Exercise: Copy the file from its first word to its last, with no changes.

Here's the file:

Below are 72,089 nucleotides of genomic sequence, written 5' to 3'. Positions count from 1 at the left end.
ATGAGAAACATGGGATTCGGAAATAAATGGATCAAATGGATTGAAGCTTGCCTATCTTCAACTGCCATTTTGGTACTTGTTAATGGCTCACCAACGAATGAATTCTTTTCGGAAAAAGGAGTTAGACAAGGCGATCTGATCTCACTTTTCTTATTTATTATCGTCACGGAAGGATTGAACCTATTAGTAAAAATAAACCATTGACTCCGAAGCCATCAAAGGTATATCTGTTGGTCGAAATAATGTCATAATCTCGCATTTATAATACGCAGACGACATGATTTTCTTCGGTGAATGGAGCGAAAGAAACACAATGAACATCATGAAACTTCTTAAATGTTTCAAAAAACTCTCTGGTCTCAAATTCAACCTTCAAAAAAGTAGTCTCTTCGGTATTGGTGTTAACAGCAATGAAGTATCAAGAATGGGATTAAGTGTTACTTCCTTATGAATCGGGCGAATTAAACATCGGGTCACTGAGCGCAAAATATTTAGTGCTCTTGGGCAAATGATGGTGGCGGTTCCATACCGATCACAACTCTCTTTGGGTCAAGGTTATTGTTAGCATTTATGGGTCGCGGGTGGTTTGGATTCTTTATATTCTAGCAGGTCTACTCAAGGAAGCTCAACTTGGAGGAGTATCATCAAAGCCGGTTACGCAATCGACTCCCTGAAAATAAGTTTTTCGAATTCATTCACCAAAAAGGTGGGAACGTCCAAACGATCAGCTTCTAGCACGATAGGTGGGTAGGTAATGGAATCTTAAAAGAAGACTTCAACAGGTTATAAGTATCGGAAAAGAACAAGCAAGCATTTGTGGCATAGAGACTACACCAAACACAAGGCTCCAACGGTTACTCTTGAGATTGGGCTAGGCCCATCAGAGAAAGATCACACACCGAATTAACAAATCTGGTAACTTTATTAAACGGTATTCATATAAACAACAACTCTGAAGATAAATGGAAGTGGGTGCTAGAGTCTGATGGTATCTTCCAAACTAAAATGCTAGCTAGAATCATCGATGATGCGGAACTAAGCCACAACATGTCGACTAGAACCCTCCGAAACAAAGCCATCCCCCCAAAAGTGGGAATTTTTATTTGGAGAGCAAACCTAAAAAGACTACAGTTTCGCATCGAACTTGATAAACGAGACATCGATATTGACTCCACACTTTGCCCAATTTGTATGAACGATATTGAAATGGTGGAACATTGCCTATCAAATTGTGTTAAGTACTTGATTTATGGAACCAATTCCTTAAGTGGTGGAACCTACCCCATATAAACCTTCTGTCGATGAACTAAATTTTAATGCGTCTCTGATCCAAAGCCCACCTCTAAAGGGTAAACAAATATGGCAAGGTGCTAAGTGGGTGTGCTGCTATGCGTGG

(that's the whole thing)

Below are 72,089 nucleotides of genomic sequence, written 5' to 3'. Positions count from 1 at the left end.
ATGAGAAACATGGGATTCGGAAATAAATGGATCAAATGGATTGAAGCTTGCCTATCTTCAACTGCCATTTTGGTACTTGTTAATGGCTCACCAACGAATGAATTCTTTTCGGAAAAAGGAGTTAGACAAGGCGATCTGATCTCACTTTTCTTATTTATTATCGTCACGGAAGGATTGAACCTATTAGTAAAAATAAACCATTGACTCCGAAGCCATCAAAGGTATATCTGTTGGTCGAAATAATGTCATAATCTCGCATTTATAATACGCAGACGACATGATTTTCTTCGGTGAATGGAGCGAAAGAAACACAATGAACATCATGAAACTTCTTAAATGTTTCAAAAAACTCTCTGGTCTCAAATTCAACCTTCAAAAAAGTAGTCTCTTCGGTATTGGTGTTAACAGCAATGAAGTATCAAGAATGGGATTAAGTGTTACTTCCTTATGAATCGGGCGAATTAAACATCGGGTCACTGAGCGCAAAATATTTAGTGCTCTTGGGCAAATGATGGTGGCGGTTCCATACCGATCACAACTCTCTTTGGGTCAAGGTTATTGTTAGCATTTATGGGTCGCGGGTGGTTTGGATTCTTTATATTCTAGCAGGTCTACTCAAGGAAGCTCAACTTGGAGGAGTATCATCAAAGCCGGTTACGCAATCGACTCCCTGAAAATAAGTTTTTCGAATTCATTCACCAAAAAGGTGGGAACGTCCAAACGATCAGCTTCTAGCACGATAGGTGGGTAGGTAATGGAATCTTAAAAGAAGACTTCAACAGGTTATAAGTATCGGAAAAGAACAAGCAAGCATTTGTGGCATAGAGACTACACCAAACACAAGGCTCCAACGGTTACTCTTGAGATTGGGCTAGGCCCATCAGAGAAAGATCACACACCGAATTAACAAATCTGGTAACTTTATTAAACGGTATTCATATAAACAACAACTCTGAAGATAAATGGAAGTGGGTGCTAGAGTCTGATGGTATCTTCCAAACTAAAATGCTAGCTAGAATCATCGATGATGCGGAACTAAGCCACAACATGTCGACTAGAACCCTCCGAAACAAAGCCATCCCCCCAAAAGTGGGAATTTTTATTTGGAGAGCAAACCTAAAAAGACTACAGTTTCGCATCGAACTTGATAAACGAGACATCGATATTGACTCCACACTTTGCCCAATTTGTATGAACGATATTGAAATGGTGGAACATTGCCTATCAAATTGTGTTAAGTACTTGATTTATGGAACCAATTCCTTAAGTGGTGGAACCTACCCCATATAAACCTTCTGTCGATGAACTAAATTTTAATGCGTCTCTGATCCAAAGCCCACCTCTAAAGGGTAAACAAATATGGCAAGGTGCTAAGTGGGTGTGCTGCTATGCGTGG